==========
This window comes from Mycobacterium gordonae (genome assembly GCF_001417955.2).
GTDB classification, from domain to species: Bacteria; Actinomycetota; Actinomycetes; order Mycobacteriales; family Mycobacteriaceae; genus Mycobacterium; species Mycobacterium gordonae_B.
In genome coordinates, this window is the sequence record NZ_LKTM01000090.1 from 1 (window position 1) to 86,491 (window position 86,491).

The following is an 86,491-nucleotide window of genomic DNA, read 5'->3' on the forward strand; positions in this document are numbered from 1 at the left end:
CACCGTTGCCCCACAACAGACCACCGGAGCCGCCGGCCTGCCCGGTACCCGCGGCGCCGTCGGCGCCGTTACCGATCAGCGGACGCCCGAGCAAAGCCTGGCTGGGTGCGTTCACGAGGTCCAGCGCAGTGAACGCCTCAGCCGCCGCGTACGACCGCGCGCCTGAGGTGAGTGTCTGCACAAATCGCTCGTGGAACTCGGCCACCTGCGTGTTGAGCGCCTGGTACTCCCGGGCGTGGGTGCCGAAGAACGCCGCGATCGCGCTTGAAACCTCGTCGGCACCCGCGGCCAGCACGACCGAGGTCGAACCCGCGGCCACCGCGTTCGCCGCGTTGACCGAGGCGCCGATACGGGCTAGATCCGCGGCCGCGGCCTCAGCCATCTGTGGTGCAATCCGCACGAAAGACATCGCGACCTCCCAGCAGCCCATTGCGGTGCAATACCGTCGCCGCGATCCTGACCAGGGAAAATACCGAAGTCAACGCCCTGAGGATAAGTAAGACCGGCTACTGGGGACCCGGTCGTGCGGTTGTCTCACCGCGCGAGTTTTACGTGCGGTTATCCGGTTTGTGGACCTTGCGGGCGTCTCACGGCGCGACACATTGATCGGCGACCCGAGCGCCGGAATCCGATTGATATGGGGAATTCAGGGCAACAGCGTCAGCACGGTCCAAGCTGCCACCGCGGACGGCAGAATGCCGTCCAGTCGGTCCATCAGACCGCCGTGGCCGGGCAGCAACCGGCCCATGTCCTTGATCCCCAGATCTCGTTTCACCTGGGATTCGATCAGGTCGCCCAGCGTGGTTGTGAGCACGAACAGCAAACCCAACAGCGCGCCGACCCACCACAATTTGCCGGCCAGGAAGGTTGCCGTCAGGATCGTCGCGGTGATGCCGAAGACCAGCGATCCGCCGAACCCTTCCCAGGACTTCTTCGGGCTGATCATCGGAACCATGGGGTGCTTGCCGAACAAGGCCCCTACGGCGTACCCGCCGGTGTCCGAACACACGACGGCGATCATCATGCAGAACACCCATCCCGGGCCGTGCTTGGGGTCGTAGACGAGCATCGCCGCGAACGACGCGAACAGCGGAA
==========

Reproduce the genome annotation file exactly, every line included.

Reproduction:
This window comes from Mycobacterium gordonae (genome assembly GCF_001417955.2).
GTDB classification, from domain to species: Bacteria; Actinomycetota; Actinomycetes; order Mycobacteriales; family Mycobacteriaceae; genus Mycobacterium; species Mycobacterium gordonae_B.
In genome coordinates, this window is the sequence record NZ_LKTM01000090.1 from 1 (window position 1) to 86,491 (window position 86,491).

The following is an 86,491-nucleotide window of genomic DNA, read 5'->3' on the forward strand; positions in this document are numbered from 1 at the left end:
CACCGTTGCCCCACAACAGACCACCGGAGCCGCCGGCCTGCCCGGTACCCGCGGCGCCGTCGGCGCCGTTACCGATCAGCGGACGCCCGAGCAAAGCCTGGCTGGGTGCGTTCACGAGGTCCAGCGCAGTGAACGCCTCAGCCGCCGCGTACGACCGCGCGCCTGAGGTGAGTGTCTGCACAAATCGCTCGTGGAACTCGGCCACCTGCGTGTTGAGCGCCTGGTACTCCCGGGCGTGGGTGCCGAAGAACGCCGCGATCGCGCTTGAAACCTCGTCGGCACCCGCGGCCAGCACGACCGAGGTCGAACCCGCGGCCACCGCGTTCGCCGCGTTGACCGAGGCGCCGATACGGGCTAGATCCGCGGCCGCGGCCTCAGCCATCTGTGGTGCAATCCGCACGAAAGACATCGCGACCTCCCAGCAGCCCATTGCGGTGCAATACCGTCGCCGCGATCCTGACCAGGGAAAATACCGAAGTCAACGCCCTGAGGATAAGTAAGACCGGCTACTGGGGACCCGGTCGTGCGGTTGTCTCACCGCGCGAGTTTTACGTGCGGTTATCCGGTTTGTGGACCTTGCGGGCGTCTCACGGCGCGACACATTGATCGGCGACCCGAGCGCCGGAATCCGATTGATATGGGGAATTCAGGGCAACAGCGTCAGCACGGTCCAAGCTGCCACCGCGGACGGCAGAATGCCGTCCAGTCGGTCCATCAGACCGCCGTGGCCGGGCAGCAACCGGCCCATGTCCTTGATCCCCAGATCTCGTTTCACCTGGGATTCGATCAGGTCGCCCAGCGTGGTTGTGAGCACGAACAGCAAACCCAACAGCGCGCCGACCCACCACAATTTGCCGGCCAGGAAGGTTGCCGTCAGGATCGTCGCGGTGATGCCGAAGACCAGCGATCCGCCGAACCCTTCCCAGGACTTCTTCGGGCTGATCATCGGAACCATGGGGTGCTTGCCGAACAAGGCCCCTACGGCGTACCCGCCGGTGTCCGAACACACGACGGCGATCATCATGCAGAACACCCATCCCGGGCCGTGCTTGGGGTCGTAGACGAGCATCGCCGCGAACGACGCGAACAGCGGAA